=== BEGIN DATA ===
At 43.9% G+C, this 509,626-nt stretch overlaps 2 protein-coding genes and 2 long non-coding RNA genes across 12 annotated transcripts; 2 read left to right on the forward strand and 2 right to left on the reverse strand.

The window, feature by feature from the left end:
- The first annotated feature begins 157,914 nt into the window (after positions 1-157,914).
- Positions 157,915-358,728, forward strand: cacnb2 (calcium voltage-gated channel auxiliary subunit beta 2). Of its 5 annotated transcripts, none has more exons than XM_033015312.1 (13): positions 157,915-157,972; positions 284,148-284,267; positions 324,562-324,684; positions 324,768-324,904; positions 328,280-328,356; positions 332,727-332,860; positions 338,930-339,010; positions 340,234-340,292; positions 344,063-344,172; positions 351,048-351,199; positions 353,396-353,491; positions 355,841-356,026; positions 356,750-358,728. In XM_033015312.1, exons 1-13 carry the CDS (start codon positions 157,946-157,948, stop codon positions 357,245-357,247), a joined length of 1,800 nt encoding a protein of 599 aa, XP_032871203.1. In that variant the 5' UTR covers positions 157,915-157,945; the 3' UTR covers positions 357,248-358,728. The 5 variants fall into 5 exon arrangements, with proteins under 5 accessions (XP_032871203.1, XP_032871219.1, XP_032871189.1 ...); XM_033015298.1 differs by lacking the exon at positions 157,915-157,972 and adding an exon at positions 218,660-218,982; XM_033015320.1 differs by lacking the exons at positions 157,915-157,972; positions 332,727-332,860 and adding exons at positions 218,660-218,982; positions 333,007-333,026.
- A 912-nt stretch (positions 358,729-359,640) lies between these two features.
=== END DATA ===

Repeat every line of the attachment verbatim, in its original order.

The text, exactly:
At 43.9% G+C, this 509,626-nt stretch overlaps 2 protein-coding genes and 2 long non-coding RNA genes across 12 annotated transcripts; 2 read left to right on the forward strand and 2 right to left on the reverse strand.

The window, feature by feature from the left end:
- The first annotated feature begins 157,914 nt into the window (after positions 1-157,914).
- Positions 157,915-358,728, forward strand: cacnb2 (calcium voltage-gated channel auxiliary subunit beta 2). Of its 5 annotated transcripts, none has more exons than XM_033015312.1 (13): positions 157,915-157,972; positions 284,148-284,267; positions 324,562-324,684; positions 324,768-324,904; positions 328,280-328,356; positions 332,727-332,860; positions 338,930-339,010; positions 340,234-340,292; positions 344,063-344,172; positions 351,048-351,199; positions 353,396-353,491; positions 355,841-356,026; positions 356,750-358,728. In XM_033015312.1, exons 1-13 carry the CDS (start codon positions 157,946-157,948, stop codon positions 357,245-357,247), a joined length of 1,800 nt encoding a protein of 599 aa, XP_032871203.1. In that variant the 5' UTR covers positions 157,915-157,945; the 3' UTR covers positions 357,248-358,728. The 5 variants fall into 5 exon arrangements, with proteins under 5 accessions (XP_032871203.1, XP_032871219.1, XP_032871189.1 ...); XM_033015298.1 differs by lacking the exon at positions 157,915-157,972 and adding an exon at positions 218,660-218,982; XM_033015320.1 differs by lacking the exons at positions 157,915-157,972; positions 332,727-332,860 and adding exons at positions 218,660-218,982; positions 333,007-333,026.
- A 912-nt stretch (positions 358,729-359,640) lies between these two features.